Coming Clean

by Patrick on July 15, 2009

Today, I’m going to do something a little bit adventurous, a little bit risky, a little bit — let’s face it — crazy.  I’m pulling back the curtain, revealing something of the magic of how this blog runs and how I do what I do.  It might be an edifying experience for some of you, or it might be a waste of your time.

You may have noticed that once or twice a week, I write a long-ish, thought out post about some issue facing publishing, some literary trend or how some old, long-dead idea is actually really great and ought to be reconsidered.  You further may have noticed that on the remaining days, I post links to other websites, often with little or no commentary.  While I certainly feel that curation is one of the goals of this blog (how else would you find out about funny reviews of bad movies, for instance), I will let you in on this little secret:  the days I post links are the days that I am either a) lazy or b) totally tapped out of ideas.  Shocking, I know.  It might change how you view me as a blogger, as a bookseller, hell, as a man.  But it’s the truth, the straight dope, as the kids say.  Now you know.

I write this little preamble so that you will consider the links that follow a little bit more carefully than you would my usual accumulation of garbage.  Because these links are really, really good.  You should click them.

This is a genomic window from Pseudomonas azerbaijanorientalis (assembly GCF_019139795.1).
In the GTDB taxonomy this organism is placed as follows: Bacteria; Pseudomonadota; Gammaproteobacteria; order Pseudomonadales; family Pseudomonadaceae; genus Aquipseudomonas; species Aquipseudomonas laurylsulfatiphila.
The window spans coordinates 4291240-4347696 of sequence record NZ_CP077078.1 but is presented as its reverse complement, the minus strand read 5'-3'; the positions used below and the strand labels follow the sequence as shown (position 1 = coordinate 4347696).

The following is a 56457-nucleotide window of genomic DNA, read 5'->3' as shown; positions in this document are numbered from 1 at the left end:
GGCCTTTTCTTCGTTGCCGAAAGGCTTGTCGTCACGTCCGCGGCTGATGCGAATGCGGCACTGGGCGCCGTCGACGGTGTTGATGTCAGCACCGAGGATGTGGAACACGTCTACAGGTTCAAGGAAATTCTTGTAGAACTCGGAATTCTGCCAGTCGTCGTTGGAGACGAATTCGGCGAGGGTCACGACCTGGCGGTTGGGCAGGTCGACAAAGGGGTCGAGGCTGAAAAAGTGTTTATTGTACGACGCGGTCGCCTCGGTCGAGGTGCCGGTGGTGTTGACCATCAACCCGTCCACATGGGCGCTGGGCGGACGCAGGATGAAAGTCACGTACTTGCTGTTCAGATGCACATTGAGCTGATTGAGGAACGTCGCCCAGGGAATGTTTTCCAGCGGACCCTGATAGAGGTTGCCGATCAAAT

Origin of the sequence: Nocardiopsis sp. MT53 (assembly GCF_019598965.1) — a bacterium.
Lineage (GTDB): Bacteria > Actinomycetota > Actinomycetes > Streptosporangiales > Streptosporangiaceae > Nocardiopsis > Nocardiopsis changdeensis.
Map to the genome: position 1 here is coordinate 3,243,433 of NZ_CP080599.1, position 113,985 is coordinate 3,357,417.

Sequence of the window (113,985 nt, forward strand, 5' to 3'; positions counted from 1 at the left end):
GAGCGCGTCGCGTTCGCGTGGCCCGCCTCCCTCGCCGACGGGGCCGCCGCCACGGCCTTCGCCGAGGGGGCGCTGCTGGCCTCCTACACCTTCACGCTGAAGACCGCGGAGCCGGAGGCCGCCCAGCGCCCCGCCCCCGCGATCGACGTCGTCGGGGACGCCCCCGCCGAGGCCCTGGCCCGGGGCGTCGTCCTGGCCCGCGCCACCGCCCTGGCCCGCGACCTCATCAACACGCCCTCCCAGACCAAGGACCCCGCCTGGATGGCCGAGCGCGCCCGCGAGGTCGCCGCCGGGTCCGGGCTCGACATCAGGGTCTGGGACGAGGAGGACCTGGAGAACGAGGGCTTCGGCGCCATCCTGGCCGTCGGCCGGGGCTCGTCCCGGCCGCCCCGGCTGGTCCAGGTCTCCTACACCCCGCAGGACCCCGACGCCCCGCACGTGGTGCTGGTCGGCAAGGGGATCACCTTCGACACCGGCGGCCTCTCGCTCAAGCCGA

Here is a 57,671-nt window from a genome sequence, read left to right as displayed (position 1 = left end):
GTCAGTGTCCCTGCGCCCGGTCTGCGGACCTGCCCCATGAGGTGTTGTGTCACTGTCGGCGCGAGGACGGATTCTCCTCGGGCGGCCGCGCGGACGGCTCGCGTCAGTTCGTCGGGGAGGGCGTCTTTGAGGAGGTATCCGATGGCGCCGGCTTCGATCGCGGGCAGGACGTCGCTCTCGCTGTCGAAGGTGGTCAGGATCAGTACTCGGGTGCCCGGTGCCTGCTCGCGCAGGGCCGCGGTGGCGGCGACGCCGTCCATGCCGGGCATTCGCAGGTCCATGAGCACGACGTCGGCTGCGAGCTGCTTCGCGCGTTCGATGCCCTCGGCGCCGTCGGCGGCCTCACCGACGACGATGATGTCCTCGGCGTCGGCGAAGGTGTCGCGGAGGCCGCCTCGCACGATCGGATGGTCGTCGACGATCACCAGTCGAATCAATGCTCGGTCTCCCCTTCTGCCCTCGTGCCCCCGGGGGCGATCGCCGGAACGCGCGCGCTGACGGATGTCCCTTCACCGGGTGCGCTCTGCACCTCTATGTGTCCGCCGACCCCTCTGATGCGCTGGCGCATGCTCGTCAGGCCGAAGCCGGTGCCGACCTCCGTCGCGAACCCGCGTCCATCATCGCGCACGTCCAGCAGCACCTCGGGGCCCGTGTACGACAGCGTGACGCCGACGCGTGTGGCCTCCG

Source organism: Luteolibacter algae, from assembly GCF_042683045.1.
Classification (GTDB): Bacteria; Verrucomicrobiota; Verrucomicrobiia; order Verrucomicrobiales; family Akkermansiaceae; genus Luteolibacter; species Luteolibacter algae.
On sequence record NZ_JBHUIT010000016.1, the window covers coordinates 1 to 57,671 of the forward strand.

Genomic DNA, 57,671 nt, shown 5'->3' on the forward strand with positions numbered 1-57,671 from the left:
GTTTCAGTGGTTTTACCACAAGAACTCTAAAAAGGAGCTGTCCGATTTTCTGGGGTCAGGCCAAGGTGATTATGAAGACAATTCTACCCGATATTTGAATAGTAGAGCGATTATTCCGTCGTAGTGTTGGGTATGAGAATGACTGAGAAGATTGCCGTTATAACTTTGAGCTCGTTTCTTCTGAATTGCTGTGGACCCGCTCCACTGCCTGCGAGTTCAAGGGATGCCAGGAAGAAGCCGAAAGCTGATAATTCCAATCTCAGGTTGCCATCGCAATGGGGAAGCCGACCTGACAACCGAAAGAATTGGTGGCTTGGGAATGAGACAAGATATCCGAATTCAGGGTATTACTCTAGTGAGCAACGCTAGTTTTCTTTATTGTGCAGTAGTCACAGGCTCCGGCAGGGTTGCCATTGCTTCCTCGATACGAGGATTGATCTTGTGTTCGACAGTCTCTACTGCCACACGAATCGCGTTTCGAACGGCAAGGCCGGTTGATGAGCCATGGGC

• If you haven’t already done so, click over to The Elegant Variation and check out Mark’s lengthy, fascinating talk with Joseph O’Neill.  He’s posted three parts of the interview so far, with the fourth and concluding section going up tomorrow.  Reading the sections of the interview, I’m struck by O’Neill’s candor, particularly on the subject of influences.  From part 2 of the interview:  “TEV: Will there be any risk of seepage when that happens?  Joseph O’Neill: I hope so. I mean, you want a little bit of that. You know, you’ve got be grown up about influences. I think you’ve either got it or you haven’t. By ‘it’ I mean the knack of writing something valuable that’s your own. So if you are worried about being influenced, it’s almost a pointless worry. Either you’re going to be influenced or you’re not going to be influenced—it doesn’t change anything, it’s all about whether you have the knack. Anyway, the alternative is to not read anything. And no one can be a writer without being familiar with other writers.”  I’ve never believed these writers who claim their books to be “wholly original” or “unlike anything that has preceded it.” Don’t get me wrong, innovation is important, but everyone draws from those who came before.  (Part 1, Part 2, Part 3)